On the last Tuesday of every month, the restaurant chain Rak Basar (Only Meat) holds what it calls a festival – an all-you-can-eat extravaganza featuring eight kinds of meat. There is certainly a festive atmosphere, with party hats, a drawing for prizes and loud contemporary Israeli rock music. Seating is at long tables, designed to get diners to socialize with new acquaintances.
From the moment you enter the restaurant, there is no doubt about the food that is to come, even though there is no menu. The first thing to catch your eye is a display case of meats waiting to be cooked, followed by a huge flaming grill.
There are two sessions to the evening, at 6:30 and 9:45, and they start punctually. Waiters come around with different meats one after the other. After sampling each variety, you can choose your seconds (or thirds) of whichever you want more. (I arrived at 6:40 p.m.
and missed the first pass.) Tables are set with jugs of red wine, bottles of water and carafes of lemonade and orange drink. “All you can drink” is the welcome companion to “all you can eat.” The house wine is Segal’s Marom Galil, a drinkable table wine.
There was a basic green salad – lettuce, cucumber, red onion, and tomato – in a dressing that recalls a neighborhood steakiya. We had to ask for bread, but a fresh individual loaf came right away.
Our first meat sampling was a US-style chili con carne, with ground beef and red kidney beans, served in a skillet, although it was lukewarm when it arrived. It was seasoned with a nice mix of spices, in which cumin and pepper played a noticeable role.
Next came beef carpaccio, garnished with herbs under a drizzle of olive oil, in small trays that kept on coming throughout the meal. These shavings of beef went well on the whole wheat bread.
The entrecôte course consisted of slabs of steak cooked medium rare. My companion declared hers very good, but mine was too fatty to finish.
These were followed by sirloin steaks, which were indeed more flavorful, although here the culprit was gristle.
The only condiment on the table was chimichurri, which did little to enhance the meat. Ketchup is available on request, and mustard theoretically, since we were promised it twice; but it never came. The wait staff was friendly and efficient, although so busy you felt as if you were imposing if you had a special request. Not to mention having to contend with the noise.
Next we were served chorizo, which turned out to be a very respectable representation of this particular type of sausage. Then came kabobs, which were thick and well seasoned. At this point, French fries were served familystyle in the middle of table; they were a tad underdone but hot and tasty in the familiar McDonald's mode.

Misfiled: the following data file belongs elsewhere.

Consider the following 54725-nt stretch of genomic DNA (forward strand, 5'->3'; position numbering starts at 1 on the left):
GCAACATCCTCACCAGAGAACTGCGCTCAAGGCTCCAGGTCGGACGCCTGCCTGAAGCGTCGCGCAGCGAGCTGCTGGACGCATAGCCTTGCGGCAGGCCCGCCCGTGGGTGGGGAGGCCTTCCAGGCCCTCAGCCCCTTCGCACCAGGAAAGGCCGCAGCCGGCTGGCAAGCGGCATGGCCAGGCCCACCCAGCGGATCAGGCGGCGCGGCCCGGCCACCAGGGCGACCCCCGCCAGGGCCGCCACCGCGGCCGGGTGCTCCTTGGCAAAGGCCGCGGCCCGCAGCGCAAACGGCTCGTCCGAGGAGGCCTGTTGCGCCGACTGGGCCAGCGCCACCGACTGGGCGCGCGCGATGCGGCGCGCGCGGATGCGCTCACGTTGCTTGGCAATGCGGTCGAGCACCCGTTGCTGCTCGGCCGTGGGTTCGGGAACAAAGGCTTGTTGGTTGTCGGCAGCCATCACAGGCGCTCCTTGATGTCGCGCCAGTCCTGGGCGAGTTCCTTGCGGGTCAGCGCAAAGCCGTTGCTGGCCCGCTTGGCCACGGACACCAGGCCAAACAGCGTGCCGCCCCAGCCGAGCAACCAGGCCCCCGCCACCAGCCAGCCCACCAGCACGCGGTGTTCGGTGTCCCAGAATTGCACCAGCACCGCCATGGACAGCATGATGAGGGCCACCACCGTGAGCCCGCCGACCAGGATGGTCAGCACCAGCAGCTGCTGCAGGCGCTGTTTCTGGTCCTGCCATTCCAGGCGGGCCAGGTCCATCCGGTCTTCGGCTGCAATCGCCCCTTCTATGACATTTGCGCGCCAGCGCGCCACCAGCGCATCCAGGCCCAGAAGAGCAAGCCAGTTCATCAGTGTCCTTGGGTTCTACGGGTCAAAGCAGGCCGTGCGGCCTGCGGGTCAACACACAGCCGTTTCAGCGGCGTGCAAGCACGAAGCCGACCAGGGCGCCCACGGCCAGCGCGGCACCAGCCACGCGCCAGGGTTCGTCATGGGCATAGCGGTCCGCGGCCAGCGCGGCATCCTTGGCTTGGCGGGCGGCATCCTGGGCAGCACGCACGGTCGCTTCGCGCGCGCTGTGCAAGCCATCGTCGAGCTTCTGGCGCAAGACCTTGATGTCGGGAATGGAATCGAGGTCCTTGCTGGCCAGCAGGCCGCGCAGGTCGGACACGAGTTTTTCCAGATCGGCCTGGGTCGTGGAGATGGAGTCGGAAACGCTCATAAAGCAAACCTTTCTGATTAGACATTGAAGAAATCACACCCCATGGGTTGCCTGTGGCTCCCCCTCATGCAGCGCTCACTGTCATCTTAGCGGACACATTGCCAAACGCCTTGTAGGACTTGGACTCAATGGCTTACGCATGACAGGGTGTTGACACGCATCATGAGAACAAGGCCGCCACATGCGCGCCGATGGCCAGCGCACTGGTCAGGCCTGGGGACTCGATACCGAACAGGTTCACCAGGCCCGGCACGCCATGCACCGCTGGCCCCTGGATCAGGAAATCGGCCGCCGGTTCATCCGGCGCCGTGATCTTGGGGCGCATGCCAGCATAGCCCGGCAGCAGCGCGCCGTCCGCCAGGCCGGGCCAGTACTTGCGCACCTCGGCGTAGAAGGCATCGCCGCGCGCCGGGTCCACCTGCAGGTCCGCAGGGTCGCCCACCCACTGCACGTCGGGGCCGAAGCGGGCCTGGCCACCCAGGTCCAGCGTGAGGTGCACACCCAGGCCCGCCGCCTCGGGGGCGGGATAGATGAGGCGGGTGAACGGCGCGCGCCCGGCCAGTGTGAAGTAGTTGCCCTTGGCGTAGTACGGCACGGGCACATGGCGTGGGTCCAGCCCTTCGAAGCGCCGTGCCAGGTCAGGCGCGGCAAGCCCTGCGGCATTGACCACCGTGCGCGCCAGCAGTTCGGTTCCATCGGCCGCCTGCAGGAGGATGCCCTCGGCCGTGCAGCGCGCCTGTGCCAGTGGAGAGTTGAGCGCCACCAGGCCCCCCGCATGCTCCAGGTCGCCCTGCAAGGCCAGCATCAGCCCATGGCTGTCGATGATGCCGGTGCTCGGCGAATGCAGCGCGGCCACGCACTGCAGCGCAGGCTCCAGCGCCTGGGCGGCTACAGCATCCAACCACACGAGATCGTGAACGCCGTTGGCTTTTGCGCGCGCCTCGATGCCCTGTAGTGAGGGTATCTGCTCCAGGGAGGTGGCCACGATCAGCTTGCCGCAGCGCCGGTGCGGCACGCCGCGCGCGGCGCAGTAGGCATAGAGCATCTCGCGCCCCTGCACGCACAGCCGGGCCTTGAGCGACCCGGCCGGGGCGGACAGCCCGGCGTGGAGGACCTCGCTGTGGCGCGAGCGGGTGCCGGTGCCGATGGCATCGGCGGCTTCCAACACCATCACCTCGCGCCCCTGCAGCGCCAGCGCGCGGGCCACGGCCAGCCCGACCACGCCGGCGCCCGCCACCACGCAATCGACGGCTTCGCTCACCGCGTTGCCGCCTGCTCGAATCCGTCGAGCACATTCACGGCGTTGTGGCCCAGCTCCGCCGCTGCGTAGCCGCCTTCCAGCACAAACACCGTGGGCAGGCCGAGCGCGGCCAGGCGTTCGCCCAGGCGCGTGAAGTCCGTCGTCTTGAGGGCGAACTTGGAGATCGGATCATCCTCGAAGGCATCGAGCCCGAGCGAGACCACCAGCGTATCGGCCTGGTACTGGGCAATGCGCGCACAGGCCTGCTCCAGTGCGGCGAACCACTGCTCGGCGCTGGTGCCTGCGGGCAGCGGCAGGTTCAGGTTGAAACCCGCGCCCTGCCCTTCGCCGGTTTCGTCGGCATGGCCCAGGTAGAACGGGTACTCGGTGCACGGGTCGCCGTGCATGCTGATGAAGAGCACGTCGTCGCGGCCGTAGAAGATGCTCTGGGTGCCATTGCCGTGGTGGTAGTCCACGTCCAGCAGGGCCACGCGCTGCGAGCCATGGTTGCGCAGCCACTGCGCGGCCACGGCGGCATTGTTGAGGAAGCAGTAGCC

The final serving of meat was pequenia (skirt steak), which my companion said was her second-favorite cut of beef of the night.
An unexpected bonus came in the form of “shots” (“chasers” in Hebrew slang): waiters bearing bottles of Jameson, fidg (fig liqueur) or arak. If you can flag down another waiter, you can get crushed ice for your drink.
When the second round of meat service began, we got the opportunity to try what we had missed: asado (short ribs) with the faintest drizzle of chipotle sauce, which did little to improve the dry, chewy beef.
We noticed a difference between the first and second helpings of even the same cut of meat: My companion’s second sirloin steak was much inferior to her first.
At our 6:30 seating, the drawing was held around 8 p.m. I won a second round of chasers, which I could not accept, since I had to drive home. First prize was a NIS 150 coupon for a return visit to the restaurant.
Desserts are announced as dairy or parve. The latter was two scoops of sorbet: tart and refreshing passion fruit, and green apple that tasted like bubble gum. The dairy option was disks of parfait – halva and chocolate, with fudge sauce – that tasted parve.
The crowd was overwhelmingly male and somewhat on the younger side.
They really seemed to be enjoying themselves, even getting close to rowdy at times, such as when there was a beerchugging contest.
For carnivores who prize excess, the price for all this food and drink is NIS 180, or NIS 155 for members of Rak Basar’s loyalty club (you can join the club for NIS 25 and be entitled to the lower price on the spot).
For diners desiring value without the frat party atmosphere, the chain offers extended hours for its deeply discounted business lunch – just finish eating by 7 p.m.
The writer was a guest of the restaurant.
14 Raoul Wallenberg St., Tel Aviv
(branches in Haifa, Rishon Lezion and Jaffa)
Join Jerusalem Post Premium Plus now for just $5 and upgrade your experience with an ads-free website and exclusive content. Click here>>